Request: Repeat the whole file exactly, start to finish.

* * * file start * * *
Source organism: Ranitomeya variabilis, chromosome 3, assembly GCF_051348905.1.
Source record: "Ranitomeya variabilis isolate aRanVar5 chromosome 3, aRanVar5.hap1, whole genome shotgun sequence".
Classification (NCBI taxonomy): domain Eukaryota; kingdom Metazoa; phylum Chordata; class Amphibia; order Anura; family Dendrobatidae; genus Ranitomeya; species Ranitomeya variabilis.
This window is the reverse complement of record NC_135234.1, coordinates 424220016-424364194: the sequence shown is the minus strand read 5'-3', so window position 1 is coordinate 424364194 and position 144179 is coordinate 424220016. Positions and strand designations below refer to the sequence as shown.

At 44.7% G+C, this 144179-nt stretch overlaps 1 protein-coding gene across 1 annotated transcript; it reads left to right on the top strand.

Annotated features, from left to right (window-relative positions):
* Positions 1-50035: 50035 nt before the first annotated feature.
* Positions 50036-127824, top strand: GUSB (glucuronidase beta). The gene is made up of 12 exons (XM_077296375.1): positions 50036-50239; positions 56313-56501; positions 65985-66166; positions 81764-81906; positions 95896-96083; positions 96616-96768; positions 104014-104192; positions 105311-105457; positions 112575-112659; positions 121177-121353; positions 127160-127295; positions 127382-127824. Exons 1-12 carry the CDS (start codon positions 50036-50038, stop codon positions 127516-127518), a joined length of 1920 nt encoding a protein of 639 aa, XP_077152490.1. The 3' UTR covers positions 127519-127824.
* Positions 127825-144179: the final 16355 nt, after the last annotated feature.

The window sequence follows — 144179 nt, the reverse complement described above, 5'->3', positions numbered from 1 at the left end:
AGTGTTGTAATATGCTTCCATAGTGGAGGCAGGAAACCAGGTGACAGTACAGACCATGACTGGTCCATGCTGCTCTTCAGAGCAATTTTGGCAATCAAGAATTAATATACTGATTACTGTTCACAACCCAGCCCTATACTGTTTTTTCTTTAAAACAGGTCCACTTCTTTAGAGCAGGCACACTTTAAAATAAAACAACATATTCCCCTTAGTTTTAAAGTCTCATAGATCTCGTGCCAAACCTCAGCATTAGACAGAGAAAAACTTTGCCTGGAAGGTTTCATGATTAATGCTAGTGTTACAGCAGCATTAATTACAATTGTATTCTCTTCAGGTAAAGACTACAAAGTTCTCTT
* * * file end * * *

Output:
Source organism: Ranitomeya variabilis, chromosome 3, assembly GCF_051348905.1.
Source record: "Ranitomeya variabilis isolate aRanVar5 chromosome 3, aRanVar5.hap1, whole genome shotgun sequence".
Classification (NCBI taxonomy): domain Eukaryota; kingdom Metazoa; phylum Chordata; class Amphibia; order Anura; family Dendrobatidae; genus Ranitomeya; species Ranitomeya variabilis.
This window is the reverse complement of record NC_135234.1, coordinates 424220016-424364194: the sequence shown is the minus strand read 5'-3', so window position 1 is coordinate 424364194 and position 144179 is coordinate 424220016. Positions and strand designations below refer to the sequence as shown.

At 44.7% G+C, this 144179-nt stretch overlaps 1 protein-coding gene across 1 annotated transcript; it reads left to right on the top strand.

Annotated features, from left to right (window-relative positions):
* Positions 1-50035: 50035 nt before the first annotated feature.
* Positions 50036-127824, top strand: GUSB (glucuronidase beta). The gene is made up of 12 exons (XM_077296375.1): positions 50036-50239; positions 56313-56501; positions 65985-66166; positions 81764-81906; positions 95896-96083; positions 96616-96768; positions 104014-104192; positions 105311-105457; positions 112575-112659; positions 121177-121353; positions 127160-127295; positions 127382-127824. Exons 1-12 carry the CDS (start codon positions 50036-50038, stop codon positions 127516-127518), a joined length of 1920 nt encoding a protein of 639 aa, XP_077152490.1. The 3' UTR covers positions 127519-127824.
* Positions 127825-144179: the final 16355 nt, after the last annotated feature.

The window sequence follows — 144179 nt, the reverse complement described above, 5'->3', positions numbered from 1 at the left end:
AGTGTTGTAATATGCTTCCATAGTGGAGGCAGGAAACCAGGTGACAGTACAGACCATGACTGGTCCATGCTGCTCTTCAGAGCAATTTTGGCAATCAAGAATTAATATACTGATTACTGTTCACAACCCAGCCCTATACTGTTTTTTCTTTAAAACAGGTCCACTTCTTTAGAGCAGGCACACTTTAAAATAAAACAACATATTCCCCTTAGTTTTAAAGTCTCATAGATCTCGTGCCAAACCTCAGCATTAGACAGAGAAAAACTTTGCCTGGAAGGTTTCATGATTAATGCTAGTGTTACAGCAGCATTAATTACAATTGTATTCTCTTCAGGTAAAGACTACAAAGTTCTCTT